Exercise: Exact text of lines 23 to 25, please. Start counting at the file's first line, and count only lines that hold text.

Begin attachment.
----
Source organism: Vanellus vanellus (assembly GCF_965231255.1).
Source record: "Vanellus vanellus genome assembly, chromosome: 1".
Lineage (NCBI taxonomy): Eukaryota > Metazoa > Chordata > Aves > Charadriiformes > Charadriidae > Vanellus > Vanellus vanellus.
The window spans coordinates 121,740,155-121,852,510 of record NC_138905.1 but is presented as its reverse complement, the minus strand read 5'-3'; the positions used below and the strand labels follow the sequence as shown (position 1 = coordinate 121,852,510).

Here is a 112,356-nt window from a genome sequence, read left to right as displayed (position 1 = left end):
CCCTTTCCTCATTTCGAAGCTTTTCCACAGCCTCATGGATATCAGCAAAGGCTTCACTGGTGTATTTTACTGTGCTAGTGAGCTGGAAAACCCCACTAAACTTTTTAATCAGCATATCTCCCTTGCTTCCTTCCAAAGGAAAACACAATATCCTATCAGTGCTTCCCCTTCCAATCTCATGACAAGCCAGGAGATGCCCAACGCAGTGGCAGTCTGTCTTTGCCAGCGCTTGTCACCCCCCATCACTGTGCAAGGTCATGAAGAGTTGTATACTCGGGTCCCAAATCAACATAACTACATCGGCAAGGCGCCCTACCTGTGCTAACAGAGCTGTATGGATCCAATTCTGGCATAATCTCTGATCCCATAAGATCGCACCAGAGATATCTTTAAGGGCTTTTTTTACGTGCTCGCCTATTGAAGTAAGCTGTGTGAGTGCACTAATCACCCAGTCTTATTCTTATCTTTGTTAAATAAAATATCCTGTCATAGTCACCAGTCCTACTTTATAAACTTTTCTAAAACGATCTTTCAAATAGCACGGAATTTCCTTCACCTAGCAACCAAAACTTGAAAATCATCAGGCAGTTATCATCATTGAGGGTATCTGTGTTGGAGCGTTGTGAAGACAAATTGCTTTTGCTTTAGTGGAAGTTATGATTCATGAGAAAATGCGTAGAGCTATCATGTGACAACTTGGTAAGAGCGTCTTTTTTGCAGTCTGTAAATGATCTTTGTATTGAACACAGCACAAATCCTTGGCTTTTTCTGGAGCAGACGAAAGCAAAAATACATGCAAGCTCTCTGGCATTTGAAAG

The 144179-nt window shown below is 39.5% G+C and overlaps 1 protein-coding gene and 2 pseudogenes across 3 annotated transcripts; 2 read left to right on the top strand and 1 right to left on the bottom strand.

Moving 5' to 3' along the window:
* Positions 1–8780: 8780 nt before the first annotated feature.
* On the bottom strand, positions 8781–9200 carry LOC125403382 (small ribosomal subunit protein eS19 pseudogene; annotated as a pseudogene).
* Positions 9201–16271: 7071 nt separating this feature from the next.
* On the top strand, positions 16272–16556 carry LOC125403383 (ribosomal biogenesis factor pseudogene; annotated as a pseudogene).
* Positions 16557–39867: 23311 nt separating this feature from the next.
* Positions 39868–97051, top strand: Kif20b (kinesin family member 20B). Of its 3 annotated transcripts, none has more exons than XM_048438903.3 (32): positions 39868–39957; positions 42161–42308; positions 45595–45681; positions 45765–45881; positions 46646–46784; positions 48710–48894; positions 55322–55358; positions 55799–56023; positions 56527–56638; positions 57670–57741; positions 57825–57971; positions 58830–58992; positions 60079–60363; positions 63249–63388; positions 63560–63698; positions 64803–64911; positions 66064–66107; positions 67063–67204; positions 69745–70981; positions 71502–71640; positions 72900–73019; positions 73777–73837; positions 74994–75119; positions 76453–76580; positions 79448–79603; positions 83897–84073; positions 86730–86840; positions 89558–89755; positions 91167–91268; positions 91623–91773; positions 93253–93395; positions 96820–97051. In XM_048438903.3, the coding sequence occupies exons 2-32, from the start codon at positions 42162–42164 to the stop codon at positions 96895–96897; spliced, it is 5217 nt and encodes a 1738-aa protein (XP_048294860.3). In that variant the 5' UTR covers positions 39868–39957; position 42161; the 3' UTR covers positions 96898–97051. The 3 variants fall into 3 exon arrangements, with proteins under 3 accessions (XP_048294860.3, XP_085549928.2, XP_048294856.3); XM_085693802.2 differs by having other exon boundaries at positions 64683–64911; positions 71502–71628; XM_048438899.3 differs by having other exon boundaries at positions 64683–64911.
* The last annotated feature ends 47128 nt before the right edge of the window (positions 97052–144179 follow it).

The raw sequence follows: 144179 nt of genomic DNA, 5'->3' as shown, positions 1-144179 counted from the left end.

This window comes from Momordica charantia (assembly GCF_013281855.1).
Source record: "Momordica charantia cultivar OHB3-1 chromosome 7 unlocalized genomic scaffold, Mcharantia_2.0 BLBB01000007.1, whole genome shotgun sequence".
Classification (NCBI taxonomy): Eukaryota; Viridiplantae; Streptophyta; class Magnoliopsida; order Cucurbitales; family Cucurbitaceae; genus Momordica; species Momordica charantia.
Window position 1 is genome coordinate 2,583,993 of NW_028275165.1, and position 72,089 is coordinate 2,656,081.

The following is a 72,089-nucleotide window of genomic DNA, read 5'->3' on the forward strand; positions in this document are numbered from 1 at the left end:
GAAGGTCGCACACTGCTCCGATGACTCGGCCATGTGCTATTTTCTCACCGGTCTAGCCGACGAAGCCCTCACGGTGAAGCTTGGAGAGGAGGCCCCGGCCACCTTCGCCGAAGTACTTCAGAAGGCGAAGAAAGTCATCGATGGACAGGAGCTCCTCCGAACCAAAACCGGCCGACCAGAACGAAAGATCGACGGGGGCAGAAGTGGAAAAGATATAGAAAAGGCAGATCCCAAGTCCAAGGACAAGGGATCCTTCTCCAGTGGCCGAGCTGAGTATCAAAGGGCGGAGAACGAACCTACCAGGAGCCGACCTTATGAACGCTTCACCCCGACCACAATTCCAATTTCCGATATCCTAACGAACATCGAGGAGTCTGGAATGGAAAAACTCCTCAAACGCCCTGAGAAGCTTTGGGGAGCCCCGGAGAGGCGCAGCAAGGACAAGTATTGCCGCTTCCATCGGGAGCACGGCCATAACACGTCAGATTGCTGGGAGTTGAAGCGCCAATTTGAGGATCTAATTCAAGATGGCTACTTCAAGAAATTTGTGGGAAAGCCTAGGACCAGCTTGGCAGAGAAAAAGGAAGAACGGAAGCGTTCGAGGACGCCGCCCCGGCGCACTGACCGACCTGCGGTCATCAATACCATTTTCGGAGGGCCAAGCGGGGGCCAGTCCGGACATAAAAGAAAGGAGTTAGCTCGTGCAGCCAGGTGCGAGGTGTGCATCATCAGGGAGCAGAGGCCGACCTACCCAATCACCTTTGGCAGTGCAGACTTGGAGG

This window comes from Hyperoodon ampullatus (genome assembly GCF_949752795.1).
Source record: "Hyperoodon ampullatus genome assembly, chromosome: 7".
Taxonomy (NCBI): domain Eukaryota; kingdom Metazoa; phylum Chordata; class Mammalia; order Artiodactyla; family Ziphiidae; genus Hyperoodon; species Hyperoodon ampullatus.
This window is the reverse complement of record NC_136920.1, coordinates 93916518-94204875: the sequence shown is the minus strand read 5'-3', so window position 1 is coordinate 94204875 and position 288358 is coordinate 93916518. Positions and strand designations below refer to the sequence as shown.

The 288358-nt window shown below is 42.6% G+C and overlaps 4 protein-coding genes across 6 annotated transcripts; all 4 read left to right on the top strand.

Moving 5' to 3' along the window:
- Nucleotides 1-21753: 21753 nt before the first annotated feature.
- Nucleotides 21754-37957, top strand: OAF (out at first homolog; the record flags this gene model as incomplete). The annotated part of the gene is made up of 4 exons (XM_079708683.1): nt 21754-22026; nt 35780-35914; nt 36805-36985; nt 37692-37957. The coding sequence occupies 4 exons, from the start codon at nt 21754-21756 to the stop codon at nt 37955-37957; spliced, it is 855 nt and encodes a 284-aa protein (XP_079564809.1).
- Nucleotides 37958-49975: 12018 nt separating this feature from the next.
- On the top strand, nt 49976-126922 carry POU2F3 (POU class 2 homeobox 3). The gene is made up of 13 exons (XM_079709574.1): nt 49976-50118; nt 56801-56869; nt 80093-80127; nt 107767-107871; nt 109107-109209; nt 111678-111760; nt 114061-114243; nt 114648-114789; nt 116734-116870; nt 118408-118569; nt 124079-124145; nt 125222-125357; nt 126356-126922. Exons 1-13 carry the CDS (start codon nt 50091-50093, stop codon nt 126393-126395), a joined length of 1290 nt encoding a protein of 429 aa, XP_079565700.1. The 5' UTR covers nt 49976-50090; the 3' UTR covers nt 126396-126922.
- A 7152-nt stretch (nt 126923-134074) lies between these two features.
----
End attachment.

This window comes from Hyperoodon ampullatus (genome assembly GCF_949752795.1).
Source record: "Hyperoodon ampullatus genome assembly, chromosome: 7".
Taxonomy (NCBI): domain Eukaryota; kingdom Metazoa; phylum Chordata; class Mammalia; order Artiodactyla; family Ziphiidae; genus Hyperoodon; species Hyperoodon ampullatus.